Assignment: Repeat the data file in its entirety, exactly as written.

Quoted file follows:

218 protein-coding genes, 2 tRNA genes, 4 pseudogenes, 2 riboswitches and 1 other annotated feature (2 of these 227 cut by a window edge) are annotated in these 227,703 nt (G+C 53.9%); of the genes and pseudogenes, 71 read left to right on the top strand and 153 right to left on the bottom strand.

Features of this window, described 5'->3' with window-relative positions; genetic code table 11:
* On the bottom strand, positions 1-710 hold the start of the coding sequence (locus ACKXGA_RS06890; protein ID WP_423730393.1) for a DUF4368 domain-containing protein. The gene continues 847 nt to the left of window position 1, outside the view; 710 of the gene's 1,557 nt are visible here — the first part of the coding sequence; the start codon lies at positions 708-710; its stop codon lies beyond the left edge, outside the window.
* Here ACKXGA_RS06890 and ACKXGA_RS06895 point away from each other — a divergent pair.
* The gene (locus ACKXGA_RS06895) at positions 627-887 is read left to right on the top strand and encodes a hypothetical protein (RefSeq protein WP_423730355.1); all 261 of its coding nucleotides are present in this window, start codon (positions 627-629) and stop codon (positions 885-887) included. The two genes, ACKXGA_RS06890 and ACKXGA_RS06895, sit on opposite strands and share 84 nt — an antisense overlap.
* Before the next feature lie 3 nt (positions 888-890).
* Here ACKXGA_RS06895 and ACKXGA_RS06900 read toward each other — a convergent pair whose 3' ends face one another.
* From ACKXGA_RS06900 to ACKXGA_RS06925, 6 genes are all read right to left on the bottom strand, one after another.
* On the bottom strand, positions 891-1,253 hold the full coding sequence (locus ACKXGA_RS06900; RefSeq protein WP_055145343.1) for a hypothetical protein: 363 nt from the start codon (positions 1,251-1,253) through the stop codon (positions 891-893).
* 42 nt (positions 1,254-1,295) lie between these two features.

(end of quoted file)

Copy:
218 protein-coding genes, 2 tRNA genes, 4 pseudogenes, 2 riboswitches and 1 other annotated feature (2 of these 227 cut by a window edge) are annotated in these 227,703 nt (G+C 53.9%); of the genes and pseudogenes, 71 read left to right on the top strand and 153 right to left on the bottom strand.

Features of this window, described 5'->3' with window-relative positions; genetic code table 11:
* On the bottom strand, positions 1-710 hold the start of the coding sequence (locus ACKXGA_RS06890; protein ID WP_423730393.1) for a DUF4368 domain-containing protein. The gene continues 847 nt to the left of window position 1, outside the view; 710 of the gene's 1,557 nt are visible here — the first part of the coding sequence; the start codon lies at positions 708-710; its stop codon lies beyond the left edge, outside the window.
* Here ACKXGA_RS06890 and ACKXGA_RS06895 point away from each other — a divergent pair.
* The gene (locus ACKXGA_RS06895) at positions 627-887 is read left to right on the top strand and encodes a hypothetical protein (RefSeq protein WP_423730355.1); all 261 of its coding nucleotides are present in this window, start codon (positions 627-629) and stop codon (positions 885-887) included. The two genes, ACKXGA_RS06890 and ACKXGA_RS06895, sit on opposite strands and share 84 nt — an antisense overlap.
* Before the next feature lie 3 nt (positions 888-890).
* Here ACKXGA_RS06895 and ACKXGA_RS06900 read toward each other — a convergent pair whose 3' ends face one another.
* From ACKXGA_RS06900 to ACKXGA_RS06925, 6 genes are all read right to left on the bottom strand, one after another.
* On the bottom strand, positions 891-1,253 hold the full coding sequence (locus ACKXGA_RS06900; RefSeq protein WP_055145343.1) for a hypothetical protein: 363 nt from the start codon (positions 1,251-1,253) through the stop codon (positions 891-893).
* 42 nt (positions 1,254-1,295) lie between these two features.